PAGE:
Advertisement

Party, Government and the Labour Movement in Mexico: Two Case Studies

  • Frederic Meyers

Abstract

This paper will concern itself with certain aspects of the relations between the government, the dominant political party and the labour movement in Mexico. As in most countries, this set of relationships is complex. In Mexico perhaps more so than in many of the newly independent countries they are subtle and difficult to describe adequately. Formal institutions in independent Mexico have grown slowly over a period of more than a century, and below the crust of these formal institutions there has grown a body of custom and living practice, a knowledge and deep understanding of which is necessary to any interpretation of Mexican political and economic phenomena. For this reason, rather than to try to deal with the whole question on an abstract level, this paper will treat it selectively, and essentially by illustration from two cases.

Keywords

Trade Union Labour Movement Union Leadership Collective Agreement Constitutional Amendment 
These keywords were added by machine and not by the authors. This process is experimental and the keywords may be updated as the learning algorithm improves.

Preview

Unable to display preview. Download preview PDF.

Unable to display preview. Download preview PDF.

Notes

  1. 1.
    See Guadalupe Rivera Marín, ‘El Movimiento Obrero’, in México: Cincuenta Añ os de Revolution, Vol. II, La Vida Social, México, Fondo de Cultura Económica, 1961, and sources cited there.Google Scholar
  2. 3.
    For a heroic version of their role, see Rosendo Salazar, La Casa del Obrero Mundial, México, Costa-Amic, 1963Google Scholar
  3. Luís Araiza, Historic de la Casa del Obrero Mundial, México (no publisher indicated), 1963.Google Scholar
  4. 4.
    For a good account of the constitutional proceedings in labour and agrarian matters see Pastor Rouaix, Génesis de los Artículos 27 y 123 de la Constitución Política de 1917, México, Biblioteca del Instituto Nacional de Estudios Históricos de la Revolución, 1959.Google Scholar
  5. 1.
    See Howard F. Cline, Mexico: Revolution to Evolution, 1940–1960, New York, Oxford University Press, 1962Google Scholar
  6. Robert E. Scott, Mexican Government in Transition, Urbana, University of Illinois Press, 1959Google Scholar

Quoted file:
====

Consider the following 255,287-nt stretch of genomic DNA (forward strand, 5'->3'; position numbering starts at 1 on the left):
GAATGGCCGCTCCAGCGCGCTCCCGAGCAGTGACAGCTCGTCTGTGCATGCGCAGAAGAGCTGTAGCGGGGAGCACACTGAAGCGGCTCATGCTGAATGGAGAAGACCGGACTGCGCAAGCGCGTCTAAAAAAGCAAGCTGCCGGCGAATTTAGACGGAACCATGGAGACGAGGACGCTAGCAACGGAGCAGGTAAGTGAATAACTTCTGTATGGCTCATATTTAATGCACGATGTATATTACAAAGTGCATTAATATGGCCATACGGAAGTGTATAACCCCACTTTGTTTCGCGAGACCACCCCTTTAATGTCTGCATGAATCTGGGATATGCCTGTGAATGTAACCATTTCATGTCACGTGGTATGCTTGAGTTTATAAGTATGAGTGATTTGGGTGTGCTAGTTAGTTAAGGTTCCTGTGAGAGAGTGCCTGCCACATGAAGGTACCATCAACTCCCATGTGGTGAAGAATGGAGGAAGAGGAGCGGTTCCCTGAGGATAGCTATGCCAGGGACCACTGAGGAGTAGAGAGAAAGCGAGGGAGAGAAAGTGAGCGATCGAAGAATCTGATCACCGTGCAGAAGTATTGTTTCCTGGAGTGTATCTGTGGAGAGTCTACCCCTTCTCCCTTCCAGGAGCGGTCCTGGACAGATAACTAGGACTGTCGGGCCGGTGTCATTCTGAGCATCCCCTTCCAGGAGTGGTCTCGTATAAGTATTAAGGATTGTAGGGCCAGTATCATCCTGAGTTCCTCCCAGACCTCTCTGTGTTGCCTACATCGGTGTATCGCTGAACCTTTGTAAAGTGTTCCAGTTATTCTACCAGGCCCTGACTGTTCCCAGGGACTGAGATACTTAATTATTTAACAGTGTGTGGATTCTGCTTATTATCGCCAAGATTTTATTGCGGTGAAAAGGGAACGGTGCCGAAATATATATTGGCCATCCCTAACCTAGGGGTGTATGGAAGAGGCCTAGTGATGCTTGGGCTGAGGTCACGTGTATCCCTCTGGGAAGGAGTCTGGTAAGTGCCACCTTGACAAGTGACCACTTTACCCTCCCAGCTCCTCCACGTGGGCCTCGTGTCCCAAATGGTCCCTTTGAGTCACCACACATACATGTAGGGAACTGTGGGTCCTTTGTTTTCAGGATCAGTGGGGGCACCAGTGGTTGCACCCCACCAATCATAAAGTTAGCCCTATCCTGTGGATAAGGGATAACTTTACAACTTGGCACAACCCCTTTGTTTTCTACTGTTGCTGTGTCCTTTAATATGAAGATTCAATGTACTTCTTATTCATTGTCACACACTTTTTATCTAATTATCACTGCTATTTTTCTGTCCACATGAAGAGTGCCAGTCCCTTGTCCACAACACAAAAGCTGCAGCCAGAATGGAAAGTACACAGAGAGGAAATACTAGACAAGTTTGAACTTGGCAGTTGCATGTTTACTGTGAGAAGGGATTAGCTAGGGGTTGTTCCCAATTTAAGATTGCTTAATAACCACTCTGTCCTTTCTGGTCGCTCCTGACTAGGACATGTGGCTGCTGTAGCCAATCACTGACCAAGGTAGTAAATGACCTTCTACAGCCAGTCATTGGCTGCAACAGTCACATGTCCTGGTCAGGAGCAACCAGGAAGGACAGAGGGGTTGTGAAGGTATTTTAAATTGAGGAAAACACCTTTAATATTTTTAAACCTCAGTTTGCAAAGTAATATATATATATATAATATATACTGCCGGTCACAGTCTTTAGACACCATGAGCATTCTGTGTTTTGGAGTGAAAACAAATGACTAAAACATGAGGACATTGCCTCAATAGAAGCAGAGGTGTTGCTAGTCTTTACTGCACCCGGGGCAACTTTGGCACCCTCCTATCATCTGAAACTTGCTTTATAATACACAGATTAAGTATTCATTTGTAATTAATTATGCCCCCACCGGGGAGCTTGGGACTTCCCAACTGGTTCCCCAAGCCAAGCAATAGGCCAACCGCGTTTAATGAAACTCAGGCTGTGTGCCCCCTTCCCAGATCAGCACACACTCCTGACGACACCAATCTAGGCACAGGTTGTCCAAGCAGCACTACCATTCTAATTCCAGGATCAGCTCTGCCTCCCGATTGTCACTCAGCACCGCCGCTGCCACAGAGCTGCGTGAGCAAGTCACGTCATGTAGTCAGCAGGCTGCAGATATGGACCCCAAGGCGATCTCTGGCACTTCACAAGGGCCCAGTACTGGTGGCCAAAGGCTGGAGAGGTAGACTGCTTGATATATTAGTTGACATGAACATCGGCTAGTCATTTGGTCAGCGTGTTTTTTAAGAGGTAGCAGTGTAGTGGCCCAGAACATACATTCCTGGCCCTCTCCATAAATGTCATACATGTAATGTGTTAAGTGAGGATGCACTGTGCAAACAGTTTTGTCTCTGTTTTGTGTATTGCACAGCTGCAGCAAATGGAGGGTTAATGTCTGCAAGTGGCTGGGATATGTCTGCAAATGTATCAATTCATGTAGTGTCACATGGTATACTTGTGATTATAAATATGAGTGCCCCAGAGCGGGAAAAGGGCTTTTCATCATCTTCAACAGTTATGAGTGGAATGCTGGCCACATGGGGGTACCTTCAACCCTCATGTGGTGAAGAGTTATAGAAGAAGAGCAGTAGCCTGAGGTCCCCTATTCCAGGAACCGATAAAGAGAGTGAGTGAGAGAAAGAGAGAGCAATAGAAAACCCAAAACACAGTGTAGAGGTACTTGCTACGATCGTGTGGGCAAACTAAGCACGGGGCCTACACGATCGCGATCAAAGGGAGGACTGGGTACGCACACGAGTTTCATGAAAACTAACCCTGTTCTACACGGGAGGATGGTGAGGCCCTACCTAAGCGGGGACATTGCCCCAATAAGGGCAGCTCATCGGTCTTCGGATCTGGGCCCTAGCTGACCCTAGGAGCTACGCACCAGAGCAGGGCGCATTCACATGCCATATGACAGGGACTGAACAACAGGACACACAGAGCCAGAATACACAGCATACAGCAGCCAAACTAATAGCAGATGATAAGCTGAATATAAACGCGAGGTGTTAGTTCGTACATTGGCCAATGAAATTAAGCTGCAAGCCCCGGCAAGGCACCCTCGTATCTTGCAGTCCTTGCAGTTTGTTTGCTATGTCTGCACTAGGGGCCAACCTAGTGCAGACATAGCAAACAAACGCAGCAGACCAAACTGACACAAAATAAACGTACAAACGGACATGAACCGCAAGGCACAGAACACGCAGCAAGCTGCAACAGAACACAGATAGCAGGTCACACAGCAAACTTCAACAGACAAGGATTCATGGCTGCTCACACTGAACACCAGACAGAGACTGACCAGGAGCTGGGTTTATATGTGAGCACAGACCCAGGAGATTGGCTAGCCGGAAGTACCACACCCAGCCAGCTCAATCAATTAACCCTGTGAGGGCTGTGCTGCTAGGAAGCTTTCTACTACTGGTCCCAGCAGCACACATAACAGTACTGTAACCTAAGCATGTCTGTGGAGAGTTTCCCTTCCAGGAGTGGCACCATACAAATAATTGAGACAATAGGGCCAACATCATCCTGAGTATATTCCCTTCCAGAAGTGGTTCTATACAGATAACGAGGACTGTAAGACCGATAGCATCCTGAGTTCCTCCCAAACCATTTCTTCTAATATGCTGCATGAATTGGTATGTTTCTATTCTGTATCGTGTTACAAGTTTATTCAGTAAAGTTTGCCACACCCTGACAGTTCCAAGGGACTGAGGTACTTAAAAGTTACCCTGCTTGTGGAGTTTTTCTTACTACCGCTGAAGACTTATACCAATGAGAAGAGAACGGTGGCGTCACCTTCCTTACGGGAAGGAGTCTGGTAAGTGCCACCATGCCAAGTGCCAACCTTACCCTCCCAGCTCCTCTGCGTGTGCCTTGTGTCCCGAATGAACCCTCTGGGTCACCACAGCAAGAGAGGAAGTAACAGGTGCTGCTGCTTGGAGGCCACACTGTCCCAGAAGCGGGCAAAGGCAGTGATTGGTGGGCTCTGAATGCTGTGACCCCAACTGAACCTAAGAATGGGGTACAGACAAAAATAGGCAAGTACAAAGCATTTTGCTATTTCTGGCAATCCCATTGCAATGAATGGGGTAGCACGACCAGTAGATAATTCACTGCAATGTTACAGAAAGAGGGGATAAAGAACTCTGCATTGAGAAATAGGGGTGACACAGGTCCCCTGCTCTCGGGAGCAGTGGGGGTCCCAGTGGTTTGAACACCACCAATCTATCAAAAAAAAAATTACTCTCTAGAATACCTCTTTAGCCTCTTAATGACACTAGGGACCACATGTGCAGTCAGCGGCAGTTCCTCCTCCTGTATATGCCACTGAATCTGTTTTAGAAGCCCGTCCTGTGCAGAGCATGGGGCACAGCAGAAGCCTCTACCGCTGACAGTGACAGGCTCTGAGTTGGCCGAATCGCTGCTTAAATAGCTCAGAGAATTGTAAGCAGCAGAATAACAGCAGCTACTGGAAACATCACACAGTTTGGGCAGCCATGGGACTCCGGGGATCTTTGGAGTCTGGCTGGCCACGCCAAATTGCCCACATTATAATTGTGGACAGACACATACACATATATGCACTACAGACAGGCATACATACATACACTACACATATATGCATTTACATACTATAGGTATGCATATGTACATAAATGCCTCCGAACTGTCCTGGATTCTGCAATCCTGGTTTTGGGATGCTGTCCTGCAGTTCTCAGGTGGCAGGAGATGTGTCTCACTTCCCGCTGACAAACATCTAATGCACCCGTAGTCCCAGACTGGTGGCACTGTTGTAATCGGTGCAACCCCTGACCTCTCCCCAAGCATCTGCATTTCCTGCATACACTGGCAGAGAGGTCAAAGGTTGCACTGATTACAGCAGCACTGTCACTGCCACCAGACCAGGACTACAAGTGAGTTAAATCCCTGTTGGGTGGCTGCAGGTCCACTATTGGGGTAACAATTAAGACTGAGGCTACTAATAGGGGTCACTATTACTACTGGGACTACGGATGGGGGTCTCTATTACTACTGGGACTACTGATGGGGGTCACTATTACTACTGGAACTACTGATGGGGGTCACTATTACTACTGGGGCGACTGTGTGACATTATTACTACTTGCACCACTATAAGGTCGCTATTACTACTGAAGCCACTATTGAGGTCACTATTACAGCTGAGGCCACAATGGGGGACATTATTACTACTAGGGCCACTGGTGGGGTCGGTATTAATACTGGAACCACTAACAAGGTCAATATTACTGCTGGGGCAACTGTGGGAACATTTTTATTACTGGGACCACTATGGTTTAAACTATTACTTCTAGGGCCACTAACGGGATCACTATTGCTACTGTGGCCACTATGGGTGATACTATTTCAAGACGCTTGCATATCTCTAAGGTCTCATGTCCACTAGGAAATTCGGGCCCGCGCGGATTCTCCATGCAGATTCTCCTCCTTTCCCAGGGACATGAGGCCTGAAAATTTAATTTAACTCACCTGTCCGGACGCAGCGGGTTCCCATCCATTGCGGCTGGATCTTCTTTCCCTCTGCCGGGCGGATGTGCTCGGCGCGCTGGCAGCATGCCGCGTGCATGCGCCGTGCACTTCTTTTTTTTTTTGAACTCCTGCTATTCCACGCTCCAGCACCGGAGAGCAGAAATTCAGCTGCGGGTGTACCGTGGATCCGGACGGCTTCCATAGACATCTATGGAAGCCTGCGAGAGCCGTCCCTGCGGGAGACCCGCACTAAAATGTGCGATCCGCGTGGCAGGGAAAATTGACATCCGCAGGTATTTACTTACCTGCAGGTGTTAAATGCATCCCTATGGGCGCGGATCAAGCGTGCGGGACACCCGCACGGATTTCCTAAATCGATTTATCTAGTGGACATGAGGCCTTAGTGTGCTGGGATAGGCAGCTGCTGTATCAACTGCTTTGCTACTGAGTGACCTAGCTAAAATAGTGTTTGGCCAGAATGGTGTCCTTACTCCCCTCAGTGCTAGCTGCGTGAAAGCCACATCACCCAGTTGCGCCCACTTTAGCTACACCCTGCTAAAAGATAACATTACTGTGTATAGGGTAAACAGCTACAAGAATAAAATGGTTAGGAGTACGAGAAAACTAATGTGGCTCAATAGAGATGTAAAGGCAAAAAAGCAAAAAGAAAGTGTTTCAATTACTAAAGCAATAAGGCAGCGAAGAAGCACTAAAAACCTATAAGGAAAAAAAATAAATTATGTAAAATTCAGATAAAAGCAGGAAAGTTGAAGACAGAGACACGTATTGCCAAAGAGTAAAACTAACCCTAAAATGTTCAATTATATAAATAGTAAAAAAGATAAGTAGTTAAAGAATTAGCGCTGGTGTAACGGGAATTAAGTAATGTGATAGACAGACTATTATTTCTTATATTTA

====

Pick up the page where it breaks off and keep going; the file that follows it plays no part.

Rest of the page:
7. Raymond E. Vernon, The Dilemma of Mexico’s Development, Cambridge, Harvard University Press, 1963Google Scholar
  8. Marjorie Ruth Clark, Organized Labor in Mexico, Chapel Hill, University of North Carolina Press, 1934Google Scholar
  9. Alfonso López Aparicio, El Movimiento Obrero en México, México, Editorial Jus, 1952Google Scholar
  10. Guadalupe Rivera Marín, op. cit., and El Mercado del Trabajo, México, Fondo de Cultura Económica, 1954Google Scholar
  11. Frank Brandenburg, ‘Mexico: An Experiment in One-Party Democracy’, unpublished Ph.D. dissertation, University of Pennsylvania, 1955.Google Scholar
  12. 1.
    See Jorge M. Gauzurieta, ‘Legal Proceedings of the Strike and the Activities of the State’, and Francisco Brena Garduno, ‘Causes, Objects and Effects of the Strike’, Papers before Joint Session of the Bars of Mexico and the State of Texas, Mexico, 1962 (mimeo.). The discussion in de la Cueva, Derecho Mexicano del Trabajo, México, Editorial Porrua, S.A., 1961, Vol. II, p. 794, is ambiguous. Since de la Cueva is the most authoritative Mexican labour law scholar, this ambiguity probably points to the rarity of cases. But see case cited inGoogle Scholar
  13. Euquerio Guerrero, Manual de Derecho del Trabajo, México, 1962 (published by the author), Vol. II, p. 172.Google Scholar
  14. 1.
    See Jesús Silva Herzog, Historia de la Expropriación Petrolera, México, Cuadernos Americanos, 1963. Silva Herzog’s view of the case is coloured by the fact that he was one of the experts who recommended the decision to the Labour Court as well as by the generally held Mexican pride in its ability in 1938 to take the step in the face of great pressures — the anniversary is celebrated annually, and a fountain in Mexico City commemorates the event. But the account is probably factually accurate.Google Scholar
  15. 3.
    See Rosendo Salazar, La CTM, su Historia, su Significado, México, Ediciones T. C. Modelo, 1956.Google Scholar
  16. 2.
    Philip B. Taylor, ‘The Mexican Elections of 1958’, Western Political Science Quarterly, September 1960. See also Scott, op. cit. pp. 227–228.Google Scholar
  17. 1.
    See Secretaría de Trabajo y Previsión Social, Memoria de Labores, México, 1963, p. 37.Google Scholar

Copyright information

© International Institute for Labour Studies 1966

Authors and Affiliations

  • Frederic Meyers

There are no affiliations available

Personalised recommendations